Campbell’s age complicates matters as he is already 35. He is still an impactful player, but he could explore retirement as a possibility. Williams, 32, could also be heading in that direction, but he has likely played his final snaps as a Raven. In-house, the Ravens should re-sign Campbell on a short-term deal while letting Williams walk or retire.

BALTIMORE, MD – JULY 31: Bradley Bozeman #77 of the Baltimore Ravens prepares to snap the ball during training camp at M&T Bank Stadium on July 31, 2021 in Baltimore, Maryland. (Photo by Scott Taetsch/Getty Images)

The Ravens can address their defensive line woes with a bevy of draft picks. Perhaps the best strategy would be to throw many picks at the defensive line to increase the odds of hitting on a star while improving depth. Justin Madubuike and Broderick Washington are young options on the inside, but depth should be a key tenet of Baltimore’s decision-making this offseason.

Free Safety

Among teams who are serious threats to make the playoffs, Baltimore’s free safety spot might be the most under-the-radar requirement. The Ravens have had a rich history of superstar free safeties, but they have failed to replace Earl Thomas after 2019. While DeShon Elliott is a solid player, he is a natural strong safety being forced to play free safety. Chuck Clark is a superior option at strong safety, but he also does not have the skillset to play as a free safety.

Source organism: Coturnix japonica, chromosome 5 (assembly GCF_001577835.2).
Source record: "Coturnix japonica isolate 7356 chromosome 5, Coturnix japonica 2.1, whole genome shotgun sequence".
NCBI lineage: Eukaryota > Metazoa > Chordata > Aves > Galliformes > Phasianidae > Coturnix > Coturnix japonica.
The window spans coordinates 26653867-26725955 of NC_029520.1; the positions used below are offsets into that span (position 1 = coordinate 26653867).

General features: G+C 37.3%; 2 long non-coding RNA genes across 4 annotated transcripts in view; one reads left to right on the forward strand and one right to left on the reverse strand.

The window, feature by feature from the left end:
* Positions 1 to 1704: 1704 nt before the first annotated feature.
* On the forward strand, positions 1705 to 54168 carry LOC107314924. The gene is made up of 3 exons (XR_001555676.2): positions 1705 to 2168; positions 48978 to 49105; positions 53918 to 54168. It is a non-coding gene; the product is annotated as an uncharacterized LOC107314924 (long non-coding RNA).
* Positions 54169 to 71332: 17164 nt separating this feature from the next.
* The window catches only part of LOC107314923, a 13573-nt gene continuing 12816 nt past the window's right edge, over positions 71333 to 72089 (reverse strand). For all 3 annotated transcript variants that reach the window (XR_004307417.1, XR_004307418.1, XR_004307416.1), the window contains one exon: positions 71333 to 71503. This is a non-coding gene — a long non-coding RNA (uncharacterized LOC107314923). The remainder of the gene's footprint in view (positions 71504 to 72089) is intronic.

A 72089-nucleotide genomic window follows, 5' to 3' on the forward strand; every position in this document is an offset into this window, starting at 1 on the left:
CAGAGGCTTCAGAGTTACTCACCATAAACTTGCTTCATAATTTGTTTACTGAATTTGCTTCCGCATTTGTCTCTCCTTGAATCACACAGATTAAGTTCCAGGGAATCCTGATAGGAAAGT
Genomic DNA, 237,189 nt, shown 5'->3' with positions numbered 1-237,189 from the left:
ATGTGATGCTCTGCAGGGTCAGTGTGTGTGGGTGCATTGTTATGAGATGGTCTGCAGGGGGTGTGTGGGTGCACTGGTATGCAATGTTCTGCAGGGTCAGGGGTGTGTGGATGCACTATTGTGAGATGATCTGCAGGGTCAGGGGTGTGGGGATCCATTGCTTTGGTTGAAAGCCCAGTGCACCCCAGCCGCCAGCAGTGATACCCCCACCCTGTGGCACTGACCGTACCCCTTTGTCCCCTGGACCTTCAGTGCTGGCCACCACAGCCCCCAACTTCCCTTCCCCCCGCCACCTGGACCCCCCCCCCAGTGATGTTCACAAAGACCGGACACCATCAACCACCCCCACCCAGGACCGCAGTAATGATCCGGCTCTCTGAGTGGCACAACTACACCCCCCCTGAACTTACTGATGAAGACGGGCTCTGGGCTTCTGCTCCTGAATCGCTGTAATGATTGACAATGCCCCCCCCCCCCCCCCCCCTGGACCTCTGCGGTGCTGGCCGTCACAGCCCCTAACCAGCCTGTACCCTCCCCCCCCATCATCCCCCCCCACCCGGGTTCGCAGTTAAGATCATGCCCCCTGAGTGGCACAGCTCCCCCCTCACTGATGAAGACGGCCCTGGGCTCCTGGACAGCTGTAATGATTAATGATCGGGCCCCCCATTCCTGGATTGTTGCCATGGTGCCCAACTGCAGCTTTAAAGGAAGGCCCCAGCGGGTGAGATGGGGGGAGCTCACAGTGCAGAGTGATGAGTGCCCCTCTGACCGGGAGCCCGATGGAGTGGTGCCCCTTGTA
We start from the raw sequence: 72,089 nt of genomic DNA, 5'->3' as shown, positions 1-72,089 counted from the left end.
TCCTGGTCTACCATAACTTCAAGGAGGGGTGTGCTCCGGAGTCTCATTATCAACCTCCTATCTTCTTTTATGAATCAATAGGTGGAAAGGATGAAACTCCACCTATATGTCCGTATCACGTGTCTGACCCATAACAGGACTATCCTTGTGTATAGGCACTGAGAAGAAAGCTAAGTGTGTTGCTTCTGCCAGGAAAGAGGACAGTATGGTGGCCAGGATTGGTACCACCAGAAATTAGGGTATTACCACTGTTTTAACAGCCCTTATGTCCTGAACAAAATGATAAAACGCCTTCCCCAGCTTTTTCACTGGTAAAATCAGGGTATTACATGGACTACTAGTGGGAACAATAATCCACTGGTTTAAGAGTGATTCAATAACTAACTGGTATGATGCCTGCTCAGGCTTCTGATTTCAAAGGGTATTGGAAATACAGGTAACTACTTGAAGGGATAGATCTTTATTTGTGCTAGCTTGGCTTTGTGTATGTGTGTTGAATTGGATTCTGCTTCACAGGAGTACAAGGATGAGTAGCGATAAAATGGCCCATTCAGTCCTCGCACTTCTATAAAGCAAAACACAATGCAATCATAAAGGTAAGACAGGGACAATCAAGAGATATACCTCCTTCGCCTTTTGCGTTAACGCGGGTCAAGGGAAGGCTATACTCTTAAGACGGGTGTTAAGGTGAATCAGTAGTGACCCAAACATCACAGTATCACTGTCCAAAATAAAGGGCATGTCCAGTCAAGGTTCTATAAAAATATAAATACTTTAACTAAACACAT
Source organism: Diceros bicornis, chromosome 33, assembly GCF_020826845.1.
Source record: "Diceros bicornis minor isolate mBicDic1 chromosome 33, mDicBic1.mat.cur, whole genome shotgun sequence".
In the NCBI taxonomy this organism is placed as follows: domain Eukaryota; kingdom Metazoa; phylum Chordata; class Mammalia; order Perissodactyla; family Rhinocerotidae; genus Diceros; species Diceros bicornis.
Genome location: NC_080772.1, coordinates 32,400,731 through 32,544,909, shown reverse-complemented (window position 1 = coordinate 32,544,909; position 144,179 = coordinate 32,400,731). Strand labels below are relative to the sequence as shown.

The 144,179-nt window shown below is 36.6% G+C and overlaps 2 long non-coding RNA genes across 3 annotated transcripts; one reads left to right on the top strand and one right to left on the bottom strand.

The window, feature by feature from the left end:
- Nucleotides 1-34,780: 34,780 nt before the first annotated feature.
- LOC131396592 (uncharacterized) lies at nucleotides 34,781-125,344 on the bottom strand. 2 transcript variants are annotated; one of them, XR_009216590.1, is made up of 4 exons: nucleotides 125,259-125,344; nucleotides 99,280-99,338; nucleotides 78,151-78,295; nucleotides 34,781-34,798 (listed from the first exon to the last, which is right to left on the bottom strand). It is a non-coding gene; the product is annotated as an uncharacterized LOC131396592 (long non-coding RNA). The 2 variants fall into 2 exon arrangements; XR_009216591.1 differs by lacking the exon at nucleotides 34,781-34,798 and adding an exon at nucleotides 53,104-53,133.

The “solution” for a chunk of the 2021 season was the disaster known as Brandon Stephens. Stephens was a collegiate running back and cornerback, so his transition to free safety was rough. He split time at the safety positions (according to PFF), but his grading was generally poor. Stephens did trend up near the end of the season, but he is still a project at the position.

NASHVILLE, TENNESSEE – NOVEMBER 14: Marcus Williams #43 of the New Orleans Saints intercepts a pass in the end zone that is called back by a penalty during a game against the Tennessee Titans at Nissan Stadium on November 14, 2021 in Nashville, Tennessee. The Titans defeated the Saints 23-21. (Photo by Wesley Hitt/Getty Images)